Skip Navigation

Home Projects Publications Archives About Sign Up or Log In
Mad Cows: The Why Files, provided by the University of Wisconsin, provides brief information on Mad Cow disease in layperson's language with hypertext links.

Although prion research has been going on for over 25 years, the scientific and medical communities have only recently acknowledged the existence of prions and there remains serious debate over their role in a variety of neurological diseases. The name "prion" is derived from "proteinaceous infectious particles," and was coined by Dr. Stanley Prusiner, who discovered the agents and who recently received the Nobel Prize for Medicine for his work. Prions are thought to be the first transmissible and heritable disease-causing agents that lack DNA and RNA. They are composed solely of protein and appear to be the cause of such diseases as kuru and Creutzfeldt-Jakob disease in humans, and bovine spongiform encephalopathies, mad cow disease, and scrapie in sheep and goats.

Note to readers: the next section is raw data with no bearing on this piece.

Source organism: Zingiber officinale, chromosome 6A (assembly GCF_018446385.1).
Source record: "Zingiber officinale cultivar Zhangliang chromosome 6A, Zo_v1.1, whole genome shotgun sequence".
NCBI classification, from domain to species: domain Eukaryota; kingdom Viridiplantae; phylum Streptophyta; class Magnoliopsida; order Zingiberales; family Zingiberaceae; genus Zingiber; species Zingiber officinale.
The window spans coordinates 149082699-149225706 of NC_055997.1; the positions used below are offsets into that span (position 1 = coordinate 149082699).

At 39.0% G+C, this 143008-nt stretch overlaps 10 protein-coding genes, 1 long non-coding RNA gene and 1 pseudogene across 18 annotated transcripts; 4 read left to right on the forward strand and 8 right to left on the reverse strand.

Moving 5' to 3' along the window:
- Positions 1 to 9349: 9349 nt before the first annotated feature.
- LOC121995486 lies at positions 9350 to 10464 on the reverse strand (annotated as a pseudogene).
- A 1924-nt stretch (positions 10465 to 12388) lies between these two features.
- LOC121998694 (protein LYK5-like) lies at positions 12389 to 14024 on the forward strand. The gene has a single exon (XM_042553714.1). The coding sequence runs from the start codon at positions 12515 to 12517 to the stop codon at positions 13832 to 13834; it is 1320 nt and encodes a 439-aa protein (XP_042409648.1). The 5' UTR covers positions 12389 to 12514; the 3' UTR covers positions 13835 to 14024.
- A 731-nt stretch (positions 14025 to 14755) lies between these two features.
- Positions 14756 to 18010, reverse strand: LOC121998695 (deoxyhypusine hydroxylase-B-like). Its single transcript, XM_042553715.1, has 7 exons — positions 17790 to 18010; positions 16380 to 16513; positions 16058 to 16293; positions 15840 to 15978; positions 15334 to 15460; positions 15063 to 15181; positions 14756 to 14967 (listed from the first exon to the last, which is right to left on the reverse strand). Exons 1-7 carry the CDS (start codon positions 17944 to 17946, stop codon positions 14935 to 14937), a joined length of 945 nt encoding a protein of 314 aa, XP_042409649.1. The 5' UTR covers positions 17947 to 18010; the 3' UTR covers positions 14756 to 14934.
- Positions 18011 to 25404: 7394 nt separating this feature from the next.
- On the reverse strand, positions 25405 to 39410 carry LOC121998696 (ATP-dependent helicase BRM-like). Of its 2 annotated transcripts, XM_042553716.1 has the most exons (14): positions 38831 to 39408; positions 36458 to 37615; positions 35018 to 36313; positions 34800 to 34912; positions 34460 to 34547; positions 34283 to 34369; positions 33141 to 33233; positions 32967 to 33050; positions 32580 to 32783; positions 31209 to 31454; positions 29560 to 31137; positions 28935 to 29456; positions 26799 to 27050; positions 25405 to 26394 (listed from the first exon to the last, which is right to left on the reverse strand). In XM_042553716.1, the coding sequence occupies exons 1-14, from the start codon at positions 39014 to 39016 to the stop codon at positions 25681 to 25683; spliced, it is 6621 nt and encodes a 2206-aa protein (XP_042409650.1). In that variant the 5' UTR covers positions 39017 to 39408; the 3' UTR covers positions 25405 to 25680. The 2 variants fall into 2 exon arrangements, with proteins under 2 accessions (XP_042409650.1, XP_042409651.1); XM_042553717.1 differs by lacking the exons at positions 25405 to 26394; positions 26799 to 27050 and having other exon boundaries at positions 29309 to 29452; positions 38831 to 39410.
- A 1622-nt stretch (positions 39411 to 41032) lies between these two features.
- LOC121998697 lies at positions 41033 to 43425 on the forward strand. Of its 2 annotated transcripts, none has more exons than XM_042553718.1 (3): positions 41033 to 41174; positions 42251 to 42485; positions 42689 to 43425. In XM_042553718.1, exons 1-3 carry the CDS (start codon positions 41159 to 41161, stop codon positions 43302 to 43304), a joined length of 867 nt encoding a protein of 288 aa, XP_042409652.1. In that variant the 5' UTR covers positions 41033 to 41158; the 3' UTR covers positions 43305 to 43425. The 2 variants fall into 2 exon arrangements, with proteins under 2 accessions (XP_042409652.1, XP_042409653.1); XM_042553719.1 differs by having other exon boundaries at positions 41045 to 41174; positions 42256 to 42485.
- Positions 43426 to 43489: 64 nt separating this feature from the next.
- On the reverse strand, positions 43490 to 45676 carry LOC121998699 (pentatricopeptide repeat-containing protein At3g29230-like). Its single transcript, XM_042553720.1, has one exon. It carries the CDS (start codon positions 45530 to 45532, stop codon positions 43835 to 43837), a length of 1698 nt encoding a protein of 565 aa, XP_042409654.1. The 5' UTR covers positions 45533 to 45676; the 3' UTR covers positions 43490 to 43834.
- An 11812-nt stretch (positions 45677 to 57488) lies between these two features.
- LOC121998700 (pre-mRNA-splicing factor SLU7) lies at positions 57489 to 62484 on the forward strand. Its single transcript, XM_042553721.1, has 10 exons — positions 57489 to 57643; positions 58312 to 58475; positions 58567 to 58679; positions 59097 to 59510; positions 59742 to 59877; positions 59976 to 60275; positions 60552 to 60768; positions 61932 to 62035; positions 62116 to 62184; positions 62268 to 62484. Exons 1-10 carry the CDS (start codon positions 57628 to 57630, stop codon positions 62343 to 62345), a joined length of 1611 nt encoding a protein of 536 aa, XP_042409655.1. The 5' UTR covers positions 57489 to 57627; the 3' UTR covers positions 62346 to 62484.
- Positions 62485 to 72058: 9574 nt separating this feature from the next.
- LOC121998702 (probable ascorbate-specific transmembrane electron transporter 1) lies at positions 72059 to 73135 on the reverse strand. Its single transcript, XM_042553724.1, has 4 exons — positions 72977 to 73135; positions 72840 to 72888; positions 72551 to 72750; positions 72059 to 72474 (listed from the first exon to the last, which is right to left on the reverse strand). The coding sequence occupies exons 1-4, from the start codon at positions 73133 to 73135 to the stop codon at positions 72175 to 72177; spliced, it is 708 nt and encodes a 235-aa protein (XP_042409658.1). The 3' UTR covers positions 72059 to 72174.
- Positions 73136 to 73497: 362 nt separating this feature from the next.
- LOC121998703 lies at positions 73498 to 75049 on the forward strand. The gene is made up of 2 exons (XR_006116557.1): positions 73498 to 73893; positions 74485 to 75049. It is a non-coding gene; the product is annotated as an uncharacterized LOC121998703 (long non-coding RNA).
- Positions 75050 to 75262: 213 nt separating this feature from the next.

?  Cumulative Rating: (not yet rated)
Alternate Title Mad Cows: The Why Files
Date Issued 1997-
Scout Publication
Date of Scout Publication 1997-10-15
Archived Scout Publication URL

Resource Comments

(no comments available yet for this resource)